indices took respectively. And even after the fall, the average return for these 34 positions was 30% over an average 15.5-week holding period.
As stocks like
have been taken down, the damage was limited on my Recommended List to losses of 14.4% and 10%, respectively. Meanwhile, other stocks held ground and even appreciated.
popped for us quickly out of the gate, going from $1.18 to $1.88. But now it's back where it started. By ratcheting up the stop loss to protect profits,
got out at $1.50 and bagged a 27.1% profit in just over a month. Valuewise, I think Corio is arguably a buy again after its round trip, even after its less-than-stellar quarter. But in this market, there is probably no hurry to place my second bet.
Now let's talk about (ugh!)
. I hate to say it, but newsletter subscribers learned of my being stopped out of this position the day before the Food and Drug Administration dropped its bomb on the stock. I had a 4.9% loss on this position. It's unfortunately not possible to update all the stocks I mention in my weekly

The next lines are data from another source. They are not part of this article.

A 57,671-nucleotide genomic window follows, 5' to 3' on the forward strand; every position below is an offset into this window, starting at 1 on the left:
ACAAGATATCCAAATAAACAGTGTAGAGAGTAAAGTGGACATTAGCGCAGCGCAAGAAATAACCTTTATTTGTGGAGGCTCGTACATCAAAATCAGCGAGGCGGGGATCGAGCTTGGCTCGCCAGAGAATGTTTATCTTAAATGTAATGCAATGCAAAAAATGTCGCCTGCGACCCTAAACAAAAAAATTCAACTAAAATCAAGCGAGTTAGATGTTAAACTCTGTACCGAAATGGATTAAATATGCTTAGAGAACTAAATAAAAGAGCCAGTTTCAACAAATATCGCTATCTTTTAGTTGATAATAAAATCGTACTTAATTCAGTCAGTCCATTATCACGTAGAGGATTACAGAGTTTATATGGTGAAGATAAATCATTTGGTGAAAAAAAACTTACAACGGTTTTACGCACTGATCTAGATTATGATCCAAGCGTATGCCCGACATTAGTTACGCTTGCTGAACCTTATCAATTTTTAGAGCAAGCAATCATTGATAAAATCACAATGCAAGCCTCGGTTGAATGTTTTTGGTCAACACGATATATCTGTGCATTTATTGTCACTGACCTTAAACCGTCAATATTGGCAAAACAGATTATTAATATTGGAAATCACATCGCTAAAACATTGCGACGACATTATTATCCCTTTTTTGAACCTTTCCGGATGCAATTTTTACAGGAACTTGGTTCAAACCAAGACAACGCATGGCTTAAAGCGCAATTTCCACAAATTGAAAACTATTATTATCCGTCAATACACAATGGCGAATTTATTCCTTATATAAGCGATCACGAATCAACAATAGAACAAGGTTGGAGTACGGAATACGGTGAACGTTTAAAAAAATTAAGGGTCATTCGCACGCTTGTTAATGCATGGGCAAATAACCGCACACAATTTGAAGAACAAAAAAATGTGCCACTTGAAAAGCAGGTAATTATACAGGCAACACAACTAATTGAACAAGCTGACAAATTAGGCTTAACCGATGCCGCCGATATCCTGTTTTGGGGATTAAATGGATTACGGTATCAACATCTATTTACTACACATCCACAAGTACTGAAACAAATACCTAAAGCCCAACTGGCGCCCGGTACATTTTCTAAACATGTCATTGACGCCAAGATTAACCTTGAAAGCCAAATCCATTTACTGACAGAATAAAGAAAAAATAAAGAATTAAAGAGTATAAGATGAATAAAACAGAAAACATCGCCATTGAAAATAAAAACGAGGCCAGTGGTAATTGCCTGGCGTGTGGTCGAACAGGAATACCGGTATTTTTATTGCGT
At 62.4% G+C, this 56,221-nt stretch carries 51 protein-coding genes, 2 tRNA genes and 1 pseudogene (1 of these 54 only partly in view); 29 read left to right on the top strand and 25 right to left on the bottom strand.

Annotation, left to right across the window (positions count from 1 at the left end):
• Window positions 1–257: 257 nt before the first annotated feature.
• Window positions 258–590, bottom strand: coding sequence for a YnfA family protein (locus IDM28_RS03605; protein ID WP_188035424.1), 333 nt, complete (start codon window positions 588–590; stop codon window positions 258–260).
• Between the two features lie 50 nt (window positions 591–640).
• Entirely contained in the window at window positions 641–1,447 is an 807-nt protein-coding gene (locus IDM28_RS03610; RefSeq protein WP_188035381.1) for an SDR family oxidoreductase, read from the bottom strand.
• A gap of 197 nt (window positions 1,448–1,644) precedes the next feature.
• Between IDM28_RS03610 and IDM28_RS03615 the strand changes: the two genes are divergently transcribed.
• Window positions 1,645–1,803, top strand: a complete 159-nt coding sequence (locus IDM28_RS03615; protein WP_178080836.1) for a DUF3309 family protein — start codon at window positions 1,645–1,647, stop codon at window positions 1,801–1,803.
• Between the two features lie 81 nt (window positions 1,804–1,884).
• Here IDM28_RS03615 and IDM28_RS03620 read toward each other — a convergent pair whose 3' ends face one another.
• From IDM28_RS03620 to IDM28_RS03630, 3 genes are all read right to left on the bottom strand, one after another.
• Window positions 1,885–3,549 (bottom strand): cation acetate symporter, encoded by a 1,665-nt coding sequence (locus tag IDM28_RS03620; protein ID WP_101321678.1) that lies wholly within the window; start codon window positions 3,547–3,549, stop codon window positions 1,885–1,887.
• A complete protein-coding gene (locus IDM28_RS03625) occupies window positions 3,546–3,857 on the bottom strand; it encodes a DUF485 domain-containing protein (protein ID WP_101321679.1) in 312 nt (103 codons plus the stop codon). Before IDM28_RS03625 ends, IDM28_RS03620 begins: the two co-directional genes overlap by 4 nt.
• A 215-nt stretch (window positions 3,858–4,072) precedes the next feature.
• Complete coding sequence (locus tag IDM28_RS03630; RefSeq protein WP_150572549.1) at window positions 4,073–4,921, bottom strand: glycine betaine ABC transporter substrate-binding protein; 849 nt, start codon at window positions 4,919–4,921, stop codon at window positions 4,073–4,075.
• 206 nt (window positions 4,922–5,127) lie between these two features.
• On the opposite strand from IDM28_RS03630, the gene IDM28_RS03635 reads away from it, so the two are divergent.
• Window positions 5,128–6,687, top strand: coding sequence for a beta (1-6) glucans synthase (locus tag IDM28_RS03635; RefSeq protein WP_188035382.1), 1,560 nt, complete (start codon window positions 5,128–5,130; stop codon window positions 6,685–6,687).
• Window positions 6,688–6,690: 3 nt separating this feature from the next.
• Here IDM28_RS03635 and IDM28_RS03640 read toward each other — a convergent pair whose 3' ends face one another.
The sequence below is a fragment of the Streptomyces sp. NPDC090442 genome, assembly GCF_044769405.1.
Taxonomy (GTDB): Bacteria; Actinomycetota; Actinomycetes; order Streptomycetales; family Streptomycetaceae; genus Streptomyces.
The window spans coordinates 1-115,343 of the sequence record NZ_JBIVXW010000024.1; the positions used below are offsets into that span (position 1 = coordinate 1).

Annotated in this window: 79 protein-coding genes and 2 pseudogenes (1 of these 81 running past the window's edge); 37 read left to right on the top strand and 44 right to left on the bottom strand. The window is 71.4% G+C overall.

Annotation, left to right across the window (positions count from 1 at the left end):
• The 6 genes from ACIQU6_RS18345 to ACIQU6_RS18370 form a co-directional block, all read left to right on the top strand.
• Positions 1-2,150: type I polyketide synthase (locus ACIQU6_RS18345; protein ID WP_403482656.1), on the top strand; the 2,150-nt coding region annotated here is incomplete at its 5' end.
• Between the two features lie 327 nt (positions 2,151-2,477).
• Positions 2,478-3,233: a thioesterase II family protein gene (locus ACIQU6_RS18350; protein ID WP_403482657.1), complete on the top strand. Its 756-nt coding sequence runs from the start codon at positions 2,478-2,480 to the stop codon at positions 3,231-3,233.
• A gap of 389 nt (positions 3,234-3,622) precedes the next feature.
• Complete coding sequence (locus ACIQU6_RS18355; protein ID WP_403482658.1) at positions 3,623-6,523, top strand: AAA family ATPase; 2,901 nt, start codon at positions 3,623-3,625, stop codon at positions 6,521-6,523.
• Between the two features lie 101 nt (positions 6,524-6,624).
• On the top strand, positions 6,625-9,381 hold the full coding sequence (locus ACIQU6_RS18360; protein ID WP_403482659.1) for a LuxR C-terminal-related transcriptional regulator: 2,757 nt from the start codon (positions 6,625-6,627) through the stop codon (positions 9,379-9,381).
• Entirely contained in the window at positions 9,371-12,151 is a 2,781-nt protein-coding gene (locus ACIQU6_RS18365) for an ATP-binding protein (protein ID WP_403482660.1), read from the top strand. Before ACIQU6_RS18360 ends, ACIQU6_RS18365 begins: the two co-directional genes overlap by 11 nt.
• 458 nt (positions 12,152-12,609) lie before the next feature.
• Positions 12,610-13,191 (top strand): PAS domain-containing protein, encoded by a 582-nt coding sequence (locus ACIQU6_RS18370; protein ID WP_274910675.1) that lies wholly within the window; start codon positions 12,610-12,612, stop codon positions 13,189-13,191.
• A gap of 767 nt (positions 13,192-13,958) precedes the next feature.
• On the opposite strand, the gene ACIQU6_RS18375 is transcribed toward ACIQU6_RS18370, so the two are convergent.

column, but anyone looking at Icos' chart the week before the collapse could see the weakness.
What to do with Icos now? I think the selloff is overdone, and I've added it back to my Recommended List. Even if
erectile dysfunction drug hits the market before Cialis, I think Icos' offering will garner enough sales to bolster its stock. Both of the new drugs are more effective than
Viagra, and a reported 80% of men suffering from dysfunction have yet to seek treatment.
Despite obvious problem positions,
approach of using insiders as a first screen to determine where to focus fundamental research is working well in a horrible market.
Jonathan Moreland is director of research and publisher of the weekly publication InsiderInsights and founder of the Web site InsiderInsights.com. At the time of publication, Moreland had no position in any of the securities mentioned in this column, although holdings can change at any time. Under no circumstances does the information in this column represent a recommendation to buy or sell stocks. While he cannot provide investment advice or recommendations, Moreland invites you to send comments on his column to